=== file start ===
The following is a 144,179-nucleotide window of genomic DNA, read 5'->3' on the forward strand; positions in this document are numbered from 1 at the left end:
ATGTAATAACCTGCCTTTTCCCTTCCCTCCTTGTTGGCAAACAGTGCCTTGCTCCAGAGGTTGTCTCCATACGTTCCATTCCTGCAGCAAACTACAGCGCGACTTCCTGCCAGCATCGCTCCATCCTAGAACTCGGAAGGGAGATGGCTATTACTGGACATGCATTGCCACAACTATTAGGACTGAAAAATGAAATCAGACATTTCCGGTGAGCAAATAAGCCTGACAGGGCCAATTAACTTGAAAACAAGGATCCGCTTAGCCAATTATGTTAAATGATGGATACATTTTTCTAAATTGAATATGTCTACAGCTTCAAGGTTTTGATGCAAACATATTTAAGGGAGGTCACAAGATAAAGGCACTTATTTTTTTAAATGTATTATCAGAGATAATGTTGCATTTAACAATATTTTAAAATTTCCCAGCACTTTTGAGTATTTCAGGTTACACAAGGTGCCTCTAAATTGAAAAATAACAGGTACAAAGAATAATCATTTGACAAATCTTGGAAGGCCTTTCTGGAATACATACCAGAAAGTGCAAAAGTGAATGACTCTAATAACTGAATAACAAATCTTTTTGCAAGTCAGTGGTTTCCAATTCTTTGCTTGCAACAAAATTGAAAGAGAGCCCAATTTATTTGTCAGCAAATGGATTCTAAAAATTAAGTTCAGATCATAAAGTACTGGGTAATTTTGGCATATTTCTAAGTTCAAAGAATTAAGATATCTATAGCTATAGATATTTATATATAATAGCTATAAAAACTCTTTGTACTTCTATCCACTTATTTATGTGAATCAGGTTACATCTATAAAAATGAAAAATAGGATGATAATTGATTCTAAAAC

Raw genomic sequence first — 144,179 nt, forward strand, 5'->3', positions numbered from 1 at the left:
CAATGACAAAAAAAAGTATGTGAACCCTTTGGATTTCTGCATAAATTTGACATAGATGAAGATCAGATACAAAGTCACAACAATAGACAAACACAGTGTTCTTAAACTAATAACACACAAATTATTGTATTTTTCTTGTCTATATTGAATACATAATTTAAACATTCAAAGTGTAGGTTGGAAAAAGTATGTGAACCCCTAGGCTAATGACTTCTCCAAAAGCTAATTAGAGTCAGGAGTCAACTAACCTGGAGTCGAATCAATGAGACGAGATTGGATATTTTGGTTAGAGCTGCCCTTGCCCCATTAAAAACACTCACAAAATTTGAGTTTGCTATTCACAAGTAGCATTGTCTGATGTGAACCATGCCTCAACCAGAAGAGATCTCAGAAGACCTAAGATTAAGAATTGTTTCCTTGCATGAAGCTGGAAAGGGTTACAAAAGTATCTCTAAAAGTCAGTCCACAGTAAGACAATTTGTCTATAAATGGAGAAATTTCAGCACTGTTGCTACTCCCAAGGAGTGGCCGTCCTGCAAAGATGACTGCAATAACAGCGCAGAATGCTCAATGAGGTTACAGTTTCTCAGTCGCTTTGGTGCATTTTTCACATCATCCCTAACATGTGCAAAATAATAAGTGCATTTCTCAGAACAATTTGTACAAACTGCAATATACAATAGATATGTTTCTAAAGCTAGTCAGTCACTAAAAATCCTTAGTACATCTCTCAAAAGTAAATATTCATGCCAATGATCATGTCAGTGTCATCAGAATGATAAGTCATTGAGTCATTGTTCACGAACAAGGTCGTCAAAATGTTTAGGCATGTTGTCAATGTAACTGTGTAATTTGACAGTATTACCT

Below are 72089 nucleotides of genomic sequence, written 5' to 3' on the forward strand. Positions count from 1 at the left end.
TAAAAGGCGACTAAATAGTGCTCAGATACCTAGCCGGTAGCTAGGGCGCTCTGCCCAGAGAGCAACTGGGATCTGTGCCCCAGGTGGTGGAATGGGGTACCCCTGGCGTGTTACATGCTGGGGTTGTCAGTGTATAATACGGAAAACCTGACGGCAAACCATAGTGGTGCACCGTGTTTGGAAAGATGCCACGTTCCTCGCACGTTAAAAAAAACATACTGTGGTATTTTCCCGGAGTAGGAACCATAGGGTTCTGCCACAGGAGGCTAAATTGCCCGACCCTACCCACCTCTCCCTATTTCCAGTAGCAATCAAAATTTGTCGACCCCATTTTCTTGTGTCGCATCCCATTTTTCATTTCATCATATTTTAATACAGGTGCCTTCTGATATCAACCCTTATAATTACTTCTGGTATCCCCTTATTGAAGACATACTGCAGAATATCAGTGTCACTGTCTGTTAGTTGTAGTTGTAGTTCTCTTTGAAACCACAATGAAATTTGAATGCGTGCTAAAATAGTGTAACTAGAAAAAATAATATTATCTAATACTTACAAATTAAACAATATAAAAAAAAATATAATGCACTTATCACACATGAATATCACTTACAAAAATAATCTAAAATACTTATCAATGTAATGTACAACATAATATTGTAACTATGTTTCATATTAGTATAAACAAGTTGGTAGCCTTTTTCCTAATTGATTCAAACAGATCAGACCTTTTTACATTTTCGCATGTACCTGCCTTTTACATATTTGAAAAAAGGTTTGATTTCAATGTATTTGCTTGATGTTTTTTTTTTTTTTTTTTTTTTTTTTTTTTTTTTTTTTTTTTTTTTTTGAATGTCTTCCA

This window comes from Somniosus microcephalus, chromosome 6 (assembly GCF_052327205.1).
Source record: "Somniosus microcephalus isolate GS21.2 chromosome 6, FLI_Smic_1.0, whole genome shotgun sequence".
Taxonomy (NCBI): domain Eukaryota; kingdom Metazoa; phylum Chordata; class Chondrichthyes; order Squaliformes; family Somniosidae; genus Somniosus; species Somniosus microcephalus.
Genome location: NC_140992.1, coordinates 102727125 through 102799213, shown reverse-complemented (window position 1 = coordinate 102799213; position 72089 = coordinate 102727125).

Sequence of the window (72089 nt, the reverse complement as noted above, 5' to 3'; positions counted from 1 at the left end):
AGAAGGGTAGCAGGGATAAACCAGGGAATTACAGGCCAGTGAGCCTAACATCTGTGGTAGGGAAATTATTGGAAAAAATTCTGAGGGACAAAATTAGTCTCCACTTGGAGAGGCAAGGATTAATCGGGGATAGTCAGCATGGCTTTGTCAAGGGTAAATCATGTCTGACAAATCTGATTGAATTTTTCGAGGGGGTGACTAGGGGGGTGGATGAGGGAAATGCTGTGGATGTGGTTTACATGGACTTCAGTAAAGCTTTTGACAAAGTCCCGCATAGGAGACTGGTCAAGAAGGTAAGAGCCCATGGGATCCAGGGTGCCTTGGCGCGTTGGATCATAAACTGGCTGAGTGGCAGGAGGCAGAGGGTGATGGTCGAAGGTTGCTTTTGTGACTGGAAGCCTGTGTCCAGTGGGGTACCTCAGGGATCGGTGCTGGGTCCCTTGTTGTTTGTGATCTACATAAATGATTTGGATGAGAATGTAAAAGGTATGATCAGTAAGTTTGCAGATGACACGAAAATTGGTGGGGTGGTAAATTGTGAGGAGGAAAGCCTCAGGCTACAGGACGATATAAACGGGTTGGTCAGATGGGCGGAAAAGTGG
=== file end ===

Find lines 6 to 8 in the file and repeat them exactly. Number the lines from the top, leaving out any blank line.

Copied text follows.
TAAAAGGCGACTAAATAGTGCTCAGATACCTAGCCGGTAGCTAGGGCGCTCTGCCCAGAGAGCAACTGGGATCTGTGCCCCAGGTGGTGGAATGGGGTACCCCTGGCGTGTTACATGCTGGGGTTGTCAGTGTATAATACGGAAAACCTGACGGCAAACCATAGTGGTGCACCGTGTTTGGAAAGATGCCACGTTCCTCGCACGTTAAAAAAAACATACTGTGGTATTTTCCCGGAGTAGGAACCATAGGGTTCTGCCACAGGAGGCTAAATTGCCCGACCCTACCCACCTCTCCCTATTTCCAGTAGCAATCAAAATTTGTCGACCCCATTTTCTTGTGTCGCATCCCATTTTTCATTTCATCATATTTTAATACAGGTGCCTTCTGATATCAACCCTTATAATTACTTCTGGTATCCCCTTATTGAAGACATACTGCAGAATATCAGTGTCACTGTCTGTTAGTTGTAGTTGTAGTTCTCTTTGAAACCACAATGAAATTTGAATGCGTGCTAAAATAGTGTAACTAGAAAAAATAATATTATCTAATACTTACAAATTAAACAATATAAAAAAAAATATAATGCACTTATCACACATGAATATCACTTACAAAAATAATCTAAAATACTTATCAATGTAATGTACAACATAATATTGTAACTATGTTTCATATTAGTATAAACAAGTTGGTAGCCTTTTTCCTAATTGATTCAAACAGATCAGACCTTTTTACATTTTCGCATGTACCTGCCTTTTACATATTTGAAAAAAGGTTTGATTTCAATGTATTTGCTTGATGTTTTTTTTTTTTTTTTTTTTTTTTTTTTTTTTTTTTTTTTTTTTTTTTGAATGTCTTCCA

This window comes from Somniosus microcephalus, chromosome 6 (assembly GCF_052327205.1).
Source record: "Somniosus microcephalus isolate GS21.2 chromosome 6, FLI_Smic_1.0, whole genome shotgun sequence".